DSCI3961I asked the man at the marina office in Muros what the Spanish word ‘guapa’ means. He laughed, knowing why I asked! He looked at Katie and said, ‘Beautiful’. Since arriving in Spain I hear this word every day as I walk down the street, in shops, in cafes, on country roads. It’s usually spoken by old women who simultaneously tickle Katie or Lily on the tummy, or pinch their cheeks or stroke their hair. Every time they went into the shop in Corme, the shop keeper gave them sweets; the man in the office at Club Nautico de Camariñas gave them each a chocolate bar; an old man in Corme gave them a huge bag of ripe juicy plums from his orchard! At a community feast in Covas, the girls went away to play with some local children. Next thing I saw Katie hand-in-hand with an old woman, who took her to her family’s table to show her off! Guapa, guapa, mas guapa. People laugh and smile and treat them with kindness. I don’t understand much of what they are saying, but the feeling goes beyond language.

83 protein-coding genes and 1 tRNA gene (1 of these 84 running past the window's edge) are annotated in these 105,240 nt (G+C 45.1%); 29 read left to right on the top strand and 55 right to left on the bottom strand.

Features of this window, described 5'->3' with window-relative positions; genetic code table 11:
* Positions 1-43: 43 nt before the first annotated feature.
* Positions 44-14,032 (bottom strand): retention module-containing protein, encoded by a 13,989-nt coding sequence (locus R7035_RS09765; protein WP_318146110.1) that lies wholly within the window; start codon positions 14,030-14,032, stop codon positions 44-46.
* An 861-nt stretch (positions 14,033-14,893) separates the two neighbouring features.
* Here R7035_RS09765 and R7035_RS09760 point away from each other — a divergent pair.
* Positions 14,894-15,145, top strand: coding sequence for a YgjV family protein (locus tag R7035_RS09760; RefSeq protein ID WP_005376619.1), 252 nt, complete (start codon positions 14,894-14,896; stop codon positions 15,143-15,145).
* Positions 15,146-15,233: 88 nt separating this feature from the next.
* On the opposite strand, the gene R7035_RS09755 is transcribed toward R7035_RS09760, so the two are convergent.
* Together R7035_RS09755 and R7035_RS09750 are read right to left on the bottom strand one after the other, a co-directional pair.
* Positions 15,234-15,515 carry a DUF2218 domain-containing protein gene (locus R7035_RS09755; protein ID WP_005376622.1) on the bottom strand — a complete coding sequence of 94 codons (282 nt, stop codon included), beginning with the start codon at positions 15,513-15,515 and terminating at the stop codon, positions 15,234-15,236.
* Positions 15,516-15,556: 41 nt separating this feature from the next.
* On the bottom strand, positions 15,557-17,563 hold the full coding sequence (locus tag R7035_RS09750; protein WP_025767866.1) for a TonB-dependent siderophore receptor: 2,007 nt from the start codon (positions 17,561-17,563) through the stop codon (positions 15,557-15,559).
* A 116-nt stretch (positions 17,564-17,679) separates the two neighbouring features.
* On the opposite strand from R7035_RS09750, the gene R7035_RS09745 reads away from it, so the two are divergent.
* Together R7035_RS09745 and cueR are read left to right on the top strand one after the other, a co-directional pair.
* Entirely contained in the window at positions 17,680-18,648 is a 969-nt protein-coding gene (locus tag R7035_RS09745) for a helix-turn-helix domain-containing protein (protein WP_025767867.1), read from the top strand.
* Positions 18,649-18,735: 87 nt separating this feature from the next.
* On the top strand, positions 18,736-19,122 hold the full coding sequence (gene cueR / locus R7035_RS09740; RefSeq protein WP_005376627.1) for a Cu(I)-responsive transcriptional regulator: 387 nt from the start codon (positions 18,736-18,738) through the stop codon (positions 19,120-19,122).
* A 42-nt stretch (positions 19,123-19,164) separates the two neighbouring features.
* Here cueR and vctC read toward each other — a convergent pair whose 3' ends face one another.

My girls certainly stand out, with their blond hair and blue eyes. Not many locals have that combination. But it’s more than that. I’ve noticed a general acceptance and inclusion and joy in having children around. Late at night children are out and about in cafes and restaurants with their parents and extended family members. We encounter children everywhere, but not once have I heard a sharp word being spoken to a child or heard a child cry (except for tiny babies, of course). There is a lot I could learn about patience and tolerance from the way Spanish people treat and interact with their own and other children.

Meanwhile, if Lily and Katie can attract the attention of more small-holders, we might get some more delicious fruit and vegetables for the table!!


3 thoughts on “Guapa

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